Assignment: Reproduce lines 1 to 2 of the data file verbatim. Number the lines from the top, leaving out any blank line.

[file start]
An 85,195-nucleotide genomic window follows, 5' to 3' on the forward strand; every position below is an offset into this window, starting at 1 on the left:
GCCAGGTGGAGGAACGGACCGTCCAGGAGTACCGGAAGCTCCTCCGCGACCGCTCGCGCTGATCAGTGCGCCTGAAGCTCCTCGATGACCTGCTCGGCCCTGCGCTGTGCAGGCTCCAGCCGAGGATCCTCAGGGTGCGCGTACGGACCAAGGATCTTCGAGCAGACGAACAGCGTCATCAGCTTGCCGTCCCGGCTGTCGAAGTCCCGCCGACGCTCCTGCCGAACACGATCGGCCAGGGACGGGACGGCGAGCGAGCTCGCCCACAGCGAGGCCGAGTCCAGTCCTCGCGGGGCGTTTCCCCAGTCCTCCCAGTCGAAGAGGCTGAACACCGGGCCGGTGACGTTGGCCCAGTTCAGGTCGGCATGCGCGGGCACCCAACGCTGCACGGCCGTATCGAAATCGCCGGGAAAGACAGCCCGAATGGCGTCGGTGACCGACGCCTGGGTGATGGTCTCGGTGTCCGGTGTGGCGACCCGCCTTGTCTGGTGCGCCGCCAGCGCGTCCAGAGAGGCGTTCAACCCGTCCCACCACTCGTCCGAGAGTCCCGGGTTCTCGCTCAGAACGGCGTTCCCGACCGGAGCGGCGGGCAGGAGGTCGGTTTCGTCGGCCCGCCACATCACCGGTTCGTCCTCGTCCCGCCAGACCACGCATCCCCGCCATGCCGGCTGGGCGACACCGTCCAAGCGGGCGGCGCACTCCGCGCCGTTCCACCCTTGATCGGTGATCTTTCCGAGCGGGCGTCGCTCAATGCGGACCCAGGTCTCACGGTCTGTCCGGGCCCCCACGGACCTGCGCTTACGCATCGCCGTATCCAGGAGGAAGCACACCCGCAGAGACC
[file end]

An 85,195-nucleotide genomic window follows, 5' to 3' on the forward strand; every position below is an offset into this window, starting at 1 on the left:
GCCAGGTGGAGGAACGGACCGTCCAGGAGTACCGGAAGCTCCTCCGCGACCGCTCGCGCTGATCAGTGCGCCTGAAGCTCCTCGATGACCTGCTCGGCCCTGCGCTGTGCAGGCTCCAGCCGAGGATCCTCAGGGTGCGCGTACGGACCAAGGATCTTCGAGCAGACGAACAGCGTCATCAGCTTGCCGTCCCGGCTGTCGAAGTCCCGCCGACGCTCCTGCCGAACACGATCGGCCAGGGACGGGACGGCGAGCGAGCTCGCCCACAGCGAGGCCGAGTCCAGTCCTCGCGGGGCGTTTCCCCAGTCCTCCCAGTCGAAGAGGCTGAACACCGGGCCGGTGACGTTGGCCCAGTTCAGGTCGGCATGCGCGGGCACCCAACGCTGCACGGCCGTATCGAAATCGCCGGGAAAGACAGCCCGAATGGCGTCGGTGACCGACGCCTGGGTGATGGTCTCGGTGTCCGGTGTGGCGACCCGCCTTGTCTGGTGCGCCGCCAGCGCGTCCAGAGAGGCGTTCAACCCGTCCCACCACTCGTCCGAGAGTCCCGGGTTCTCGCTCAGAACGGCGTTCCCGACCGGAGCGGCGGGCAGGAGGTCGGTTTCGTCGGCCCGCCACATCACCGGTTCGTCCTCGTCCCGCCAGACCACGCATCCCCGCCATGCCGGCTGGGCGACACCGTCCAAGCGGGCGGCGCACTCCGCGCCGTTCCACCCTTGATCGGTGATCTTTCCGAGCGGGCGTCGCTCAATGCGGACCCAGGTCTCACGGTCTGTCCGGGCCCCCACGGACCTGCGCTTACGCATCGCCGTATCCAGGAGGAAGCACACCCGCAGAGACC